Researchers combat slowing yields with targeted fertilizer applications

Dec 10, 2007

Scientists at Punjab Agricultural University, the International Rice Research Institute, and Virginia Tech have been successful in increasing average rice yields in northwest India using site-specific nutrient management strategies.

The Punjab province, which accounts for 10 percent of the Indian rice production, is currently witnessing a slower rice grain yield growth rate as compared to the yield growth rate during the green revolution phase (1960-1986). To meet the expected food demand in the next 30 years, rough estimates for India suggest the need to increase average farm productivity of the system, which is currently at 45 to 60% of the attainable yield potential, to 70 to 80% of the attainable potential.

The researchers hypothesized that decreased nutrient supply capacity of soil and improper nutrient management approaches were key factors in the slower growth rate. By analyzing the existing soil nutrient composition and applying site-specific nutrient management (SSNM) the scientists were able to increase average rice grain yields by 17 percent compared with current farmers’ fertilizer practice. Similarly, profits rose about 14 percent using SSNM.

Over a two year period the scientists applied calculated amounts of nutrients at 56 sites in six key irrigated rice-wheat regions to evaluate the effectiveness of SSNM in increasing yield growth rates. Using the ‘Quantitative Evaluation of the Fertility of Tropical Soils (QUEFTS)’ model, which predicts crop yields from chemical soil characteristics, the scientists refined their nutrient applications and schedules on a site-specific basis.

In addition to yield and profit increases, improved timing of fertilizer applications led to a measured 13 to 15 percent increases in plant accumulations of nitrogen, phosphorous and potassium.

While further yield increases are likely to occur in small, incremental steps that involve gradual buildup of soil fertility and fine-tuning of crop management, the authors conclude that the agronomic and economic successes of SSNM are due to its site-specific and dynamic nature which take soil variability into account. They suggest that the major challenges for SSNM will be to reduce the complexity of the technology as it is disseminated to farmers and to combat environmental pollution stemming from nutrient leaching and runoff from rice fields.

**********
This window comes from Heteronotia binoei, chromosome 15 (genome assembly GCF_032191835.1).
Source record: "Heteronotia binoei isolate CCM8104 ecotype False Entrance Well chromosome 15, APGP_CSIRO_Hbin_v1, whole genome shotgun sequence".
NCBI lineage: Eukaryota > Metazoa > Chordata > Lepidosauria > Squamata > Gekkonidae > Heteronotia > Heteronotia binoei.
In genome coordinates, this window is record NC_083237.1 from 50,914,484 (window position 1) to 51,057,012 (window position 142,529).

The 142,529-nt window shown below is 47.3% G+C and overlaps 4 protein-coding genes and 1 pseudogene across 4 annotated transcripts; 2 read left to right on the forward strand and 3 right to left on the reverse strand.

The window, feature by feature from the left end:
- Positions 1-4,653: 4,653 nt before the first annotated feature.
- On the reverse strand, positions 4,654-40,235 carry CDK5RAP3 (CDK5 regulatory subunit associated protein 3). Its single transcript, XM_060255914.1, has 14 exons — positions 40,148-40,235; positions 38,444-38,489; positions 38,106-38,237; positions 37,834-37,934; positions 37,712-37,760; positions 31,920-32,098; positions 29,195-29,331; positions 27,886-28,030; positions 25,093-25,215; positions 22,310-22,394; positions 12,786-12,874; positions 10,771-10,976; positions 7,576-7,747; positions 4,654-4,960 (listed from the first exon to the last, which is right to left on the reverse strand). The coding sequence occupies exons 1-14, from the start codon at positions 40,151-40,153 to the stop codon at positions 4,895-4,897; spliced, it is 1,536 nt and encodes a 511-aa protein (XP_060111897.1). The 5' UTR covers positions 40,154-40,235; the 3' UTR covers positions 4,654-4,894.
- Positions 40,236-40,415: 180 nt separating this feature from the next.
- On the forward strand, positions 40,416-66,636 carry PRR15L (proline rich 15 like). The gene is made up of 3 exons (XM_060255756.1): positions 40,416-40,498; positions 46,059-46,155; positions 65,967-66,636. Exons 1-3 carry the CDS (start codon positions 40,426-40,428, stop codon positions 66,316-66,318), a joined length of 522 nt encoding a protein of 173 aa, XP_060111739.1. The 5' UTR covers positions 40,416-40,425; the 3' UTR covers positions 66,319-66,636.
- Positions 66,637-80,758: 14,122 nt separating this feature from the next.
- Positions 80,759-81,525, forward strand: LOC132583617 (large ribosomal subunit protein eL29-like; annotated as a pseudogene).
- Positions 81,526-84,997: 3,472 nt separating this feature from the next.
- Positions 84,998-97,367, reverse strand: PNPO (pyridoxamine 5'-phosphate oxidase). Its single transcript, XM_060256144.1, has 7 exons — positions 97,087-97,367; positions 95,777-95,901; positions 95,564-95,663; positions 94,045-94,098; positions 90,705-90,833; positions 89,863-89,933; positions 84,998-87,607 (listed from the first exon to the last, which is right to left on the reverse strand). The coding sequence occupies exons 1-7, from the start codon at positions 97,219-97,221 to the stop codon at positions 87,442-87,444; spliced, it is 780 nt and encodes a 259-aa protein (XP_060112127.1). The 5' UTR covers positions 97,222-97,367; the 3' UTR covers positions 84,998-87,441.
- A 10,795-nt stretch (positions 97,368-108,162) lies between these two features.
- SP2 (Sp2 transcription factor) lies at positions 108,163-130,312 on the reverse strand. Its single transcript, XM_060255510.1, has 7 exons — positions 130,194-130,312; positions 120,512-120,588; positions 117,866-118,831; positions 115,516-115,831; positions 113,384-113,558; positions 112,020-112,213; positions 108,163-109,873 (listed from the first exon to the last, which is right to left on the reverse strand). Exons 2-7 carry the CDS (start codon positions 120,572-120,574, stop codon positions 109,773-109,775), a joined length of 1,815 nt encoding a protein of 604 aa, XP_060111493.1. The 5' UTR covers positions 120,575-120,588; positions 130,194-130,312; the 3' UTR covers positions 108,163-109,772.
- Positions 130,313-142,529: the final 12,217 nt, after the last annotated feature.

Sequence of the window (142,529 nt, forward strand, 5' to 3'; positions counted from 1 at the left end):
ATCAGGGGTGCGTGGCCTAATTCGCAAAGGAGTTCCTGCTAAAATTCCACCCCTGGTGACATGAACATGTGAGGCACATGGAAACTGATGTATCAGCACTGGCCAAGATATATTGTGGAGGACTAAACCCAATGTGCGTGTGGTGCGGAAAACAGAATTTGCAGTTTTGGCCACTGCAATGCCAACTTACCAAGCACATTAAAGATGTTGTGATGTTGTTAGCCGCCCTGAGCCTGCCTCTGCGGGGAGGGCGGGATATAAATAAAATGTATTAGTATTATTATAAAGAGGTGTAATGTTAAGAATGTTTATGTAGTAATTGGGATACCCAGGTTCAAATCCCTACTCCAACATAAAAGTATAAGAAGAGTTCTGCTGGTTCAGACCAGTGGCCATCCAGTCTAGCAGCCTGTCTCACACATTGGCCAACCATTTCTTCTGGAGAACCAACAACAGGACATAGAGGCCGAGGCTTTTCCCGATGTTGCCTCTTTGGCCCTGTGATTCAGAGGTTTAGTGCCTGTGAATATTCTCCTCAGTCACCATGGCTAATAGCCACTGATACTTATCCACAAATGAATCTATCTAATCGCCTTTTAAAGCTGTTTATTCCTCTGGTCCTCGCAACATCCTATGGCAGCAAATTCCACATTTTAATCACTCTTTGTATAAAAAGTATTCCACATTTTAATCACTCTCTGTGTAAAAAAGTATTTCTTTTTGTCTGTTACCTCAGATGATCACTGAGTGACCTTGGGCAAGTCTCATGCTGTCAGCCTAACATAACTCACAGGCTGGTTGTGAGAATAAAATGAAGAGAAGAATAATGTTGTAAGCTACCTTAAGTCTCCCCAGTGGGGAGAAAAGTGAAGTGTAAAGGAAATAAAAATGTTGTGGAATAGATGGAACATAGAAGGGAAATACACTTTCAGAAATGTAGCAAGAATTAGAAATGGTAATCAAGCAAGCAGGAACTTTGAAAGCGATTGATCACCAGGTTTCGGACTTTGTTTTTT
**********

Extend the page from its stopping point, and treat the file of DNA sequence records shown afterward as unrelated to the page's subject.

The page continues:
“Site-specific nutrient management, as defined in our study, has potential for improving yields, profit, and nitrogen use efficiency in irrigated, transplanted rice,” explained the study’s author Harmandeep Singh Khurana.

“Future research needs to build on the present SSNM approach to develop a more practical approach for achieving similar benefits across large areas without farm-specific modeling and with minimum crop monitoring.”

Source: American Society of Agronomy

Explore further: Can science eliminate extreme poverty?

add to favorites email to friend print save as pdf

Related Stories

Have you had your cereal today?

Jun 20, 2013

Cereals are grasses that produce grains, the bulk of our food supply. Carnegie's Plant Biology Department is releasing genome-wide metabolic complements of several cereals including rice, barley, sorghum, and millet. Along ...

Recommended for you

Can science eliminate extreme poverty?

15 hours ago

Science has often come to the rescue when it comes to the world's big problems, be it the Green Revolution that helped avoid mass starvation or the small pox vaccine that eradicated the disease. There is ...

Japan stem cell body splashes cash on luxury furniture

Apr 14, 2014

A publicly-funded research institute in Japan, already embattled after accusing one of its own stem cell scientists of faking data, has spent tens of thousands of dollars on designer Italian furniture, reportedly to use up ...

User comments : 0

More news stories